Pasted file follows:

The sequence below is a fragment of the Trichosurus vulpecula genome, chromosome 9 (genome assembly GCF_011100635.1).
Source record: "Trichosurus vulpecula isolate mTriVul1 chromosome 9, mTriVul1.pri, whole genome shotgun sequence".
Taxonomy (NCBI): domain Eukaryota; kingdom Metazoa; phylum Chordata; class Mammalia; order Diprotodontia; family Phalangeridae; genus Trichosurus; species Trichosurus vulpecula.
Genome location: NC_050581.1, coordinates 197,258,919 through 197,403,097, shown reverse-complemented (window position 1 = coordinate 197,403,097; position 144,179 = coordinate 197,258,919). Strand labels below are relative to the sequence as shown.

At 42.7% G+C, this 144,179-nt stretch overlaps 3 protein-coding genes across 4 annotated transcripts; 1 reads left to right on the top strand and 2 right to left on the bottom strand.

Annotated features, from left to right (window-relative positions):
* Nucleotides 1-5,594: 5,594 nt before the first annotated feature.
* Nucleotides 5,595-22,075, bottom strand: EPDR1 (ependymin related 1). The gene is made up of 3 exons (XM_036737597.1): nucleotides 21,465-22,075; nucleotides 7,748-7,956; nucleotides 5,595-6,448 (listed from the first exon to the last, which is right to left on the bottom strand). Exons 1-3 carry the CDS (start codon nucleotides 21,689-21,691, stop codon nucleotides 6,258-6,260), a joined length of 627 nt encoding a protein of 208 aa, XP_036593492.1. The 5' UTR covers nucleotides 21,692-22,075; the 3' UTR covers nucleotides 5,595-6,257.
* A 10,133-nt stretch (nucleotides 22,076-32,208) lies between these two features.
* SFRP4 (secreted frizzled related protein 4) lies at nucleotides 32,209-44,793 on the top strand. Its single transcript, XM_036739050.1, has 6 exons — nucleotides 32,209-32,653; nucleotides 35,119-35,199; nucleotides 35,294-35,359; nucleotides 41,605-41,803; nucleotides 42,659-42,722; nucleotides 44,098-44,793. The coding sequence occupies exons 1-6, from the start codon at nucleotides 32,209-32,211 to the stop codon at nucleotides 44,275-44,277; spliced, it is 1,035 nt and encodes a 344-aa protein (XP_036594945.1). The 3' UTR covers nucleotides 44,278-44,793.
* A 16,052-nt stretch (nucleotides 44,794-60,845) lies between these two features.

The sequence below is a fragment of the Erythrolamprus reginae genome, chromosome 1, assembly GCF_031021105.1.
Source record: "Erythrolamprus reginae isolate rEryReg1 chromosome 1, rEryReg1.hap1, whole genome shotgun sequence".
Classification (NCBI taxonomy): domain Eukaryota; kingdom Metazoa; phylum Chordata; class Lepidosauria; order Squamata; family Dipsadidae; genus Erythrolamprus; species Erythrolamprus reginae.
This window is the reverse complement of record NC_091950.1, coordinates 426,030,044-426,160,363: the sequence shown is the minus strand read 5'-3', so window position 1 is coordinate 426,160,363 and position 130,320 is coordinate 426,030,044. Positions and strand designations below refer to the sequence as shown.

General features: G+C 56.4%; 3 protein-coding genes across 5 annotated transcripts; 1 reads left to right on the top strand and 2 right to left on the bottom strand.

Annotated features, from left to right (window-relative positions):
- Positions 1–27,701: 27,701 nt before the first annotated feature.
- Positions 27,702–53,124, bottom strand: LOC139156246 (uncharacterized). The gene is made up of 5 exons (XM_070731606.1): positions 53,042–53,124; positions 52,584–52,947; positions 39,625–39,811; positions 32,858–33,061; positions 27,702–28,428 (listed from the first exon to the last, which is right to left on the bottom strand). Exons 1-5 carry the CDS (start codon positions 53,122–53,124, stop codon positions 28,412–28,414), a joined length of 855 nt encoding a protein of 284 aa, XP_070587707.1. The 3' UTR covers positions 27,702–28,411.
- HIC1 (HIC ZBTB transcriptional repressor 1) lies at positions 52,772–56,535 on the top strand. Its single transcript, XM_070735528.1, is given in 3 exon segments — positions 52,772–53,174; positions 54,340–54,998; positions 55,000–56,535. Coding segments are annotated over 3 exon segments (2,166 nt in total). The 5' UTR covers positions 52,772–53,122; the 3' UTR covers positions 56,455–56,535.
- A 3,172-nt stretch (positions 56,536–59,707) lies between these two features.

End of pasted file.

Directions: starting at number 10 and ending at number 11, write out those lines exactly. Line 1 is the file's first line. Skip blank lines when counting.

* SFRP4 (secreted frizzled related protein 4) lies at nucleotides 32,209-44,793 on the top strand. Its single transcript, XM_036739050.1, has 6 exons — nucleotides 32,209-32,653; nucleotides 35,119-35,199; nucleotides 35,294-35,359; nucleotides 41,605-41,803; nucleotides 42,659-42,722; nucleotides 44,098-44,793. The coding sequence occupies exons 1-6, from the start codon at nucleotides 32,209-32,211 to the stop codon at nucleotides 44,275-44,277; spliced, it is 1,035 nt and encodes a 344-aa protein (XP_036594945.1). The 3' UTR covers nucleotides 44,278-44,793.
* A 16,052-nt stretch (nucleotides 44,794-60,845) lies between these two features.